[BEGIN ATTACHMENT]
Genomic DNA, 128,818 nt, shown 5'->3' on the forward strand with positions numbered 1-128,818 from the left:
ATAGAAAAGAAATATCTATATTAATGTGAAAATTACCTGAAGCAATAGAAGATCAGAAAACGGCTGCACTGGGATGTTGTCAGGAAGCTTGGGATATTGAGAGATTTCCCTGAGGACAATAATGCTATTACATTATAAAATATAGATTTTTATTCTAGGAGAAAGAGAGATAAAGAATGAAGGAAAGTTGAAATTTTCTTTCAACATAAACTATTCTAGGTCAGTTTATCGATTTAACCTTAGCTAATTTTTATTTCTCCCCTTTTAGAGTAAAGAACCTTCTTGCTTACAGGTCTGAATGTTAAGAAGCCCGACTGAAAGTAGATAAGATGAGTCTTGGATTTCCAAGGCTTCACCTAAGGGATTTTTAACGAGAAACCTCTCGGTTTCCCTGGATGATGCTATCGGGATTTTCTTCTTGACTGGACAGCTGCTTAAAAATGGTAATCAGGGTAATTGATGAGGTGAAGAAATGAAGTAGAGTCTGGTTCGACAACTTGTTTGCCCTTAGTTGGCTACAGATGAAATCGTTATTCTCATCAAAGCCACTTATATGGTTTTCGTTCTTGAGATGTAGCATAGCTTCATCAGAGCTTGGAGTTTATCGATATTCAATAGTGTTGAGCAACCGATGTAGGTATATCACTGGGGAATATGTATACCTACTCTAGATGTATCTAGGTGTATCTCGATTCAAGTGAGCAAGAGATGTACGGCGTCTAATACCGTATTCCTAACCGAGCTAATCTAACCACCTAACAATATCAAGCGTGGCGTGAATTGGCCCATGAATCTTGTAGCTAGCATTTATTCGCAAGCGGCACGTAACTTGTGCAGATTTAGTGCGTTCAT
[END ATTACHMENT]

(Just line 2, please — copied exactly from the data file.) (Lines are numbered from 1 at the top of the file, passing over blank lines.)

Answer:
ATAGAAAAGAAATATCTATATTAATGTGAAAATTACCTGAAGCAATAGAAGATCAGAAAACGGCTGCACTGGGATGTTGTCAGGAAGCTTGGGATATTGAGAGATTTCCCTGAGGACAATAATGCTATTACATTATAAAATATAGATTTTTATTCTAGGAGAAAGAGAGATAAAGAATGAAGGAAAGTTGAAATTTTCTTTCAACATAAACTATTCTAGGTCAGTTTATCGATTTAACCTTAGCTAATTTTTATTTCTCCCCTTTTAGAGTAAAGAACCTTCTTGCTTACAGGTCTGAATGTTAAGAAGCCCGACTGAAAGTAGATAAGATGAGTCTTGGATTTCCAAGGCTTCACCTAAGGGATTTTTAACGAGAAACCTCTCGGTTTCCCTGGATGATGCTATCGGGATTTTCTTCTTGACTGGACAGCTGCTTAAAAATGGTAATCAGGGTAATTGATGAGGTGAAGAAATGAAGTAGAGTCTGGTTCGACAACTTGTTTGCCCTTAGTTGGCTACAGATGAAATCGTTATTCTCATCAAAGCCACTTATATGGTTTTCGTTCTTGAGATGTAGCATAGCTTCATCAGAGCTTGGAGTTTATCGATATTCAATAGTGTTGAGCAACCGATGTAGGTATATCACTGGGGAATATGTATACCTACTCTAGATGTATCTAGGTGTATCTCGATTCAAGTGAGCAAGAGATGTACGGCGTCTAATACCGTATTCCTAACCGAGCTAATCTAACCACCTAACAATATCAAGCGTGGCGTGAATTGGCCCATGAATCTTGTAGCTAGCATTTATTCGCAAGCGGCACGTAACTTGTGCAGATTTAGTGCGTTCAT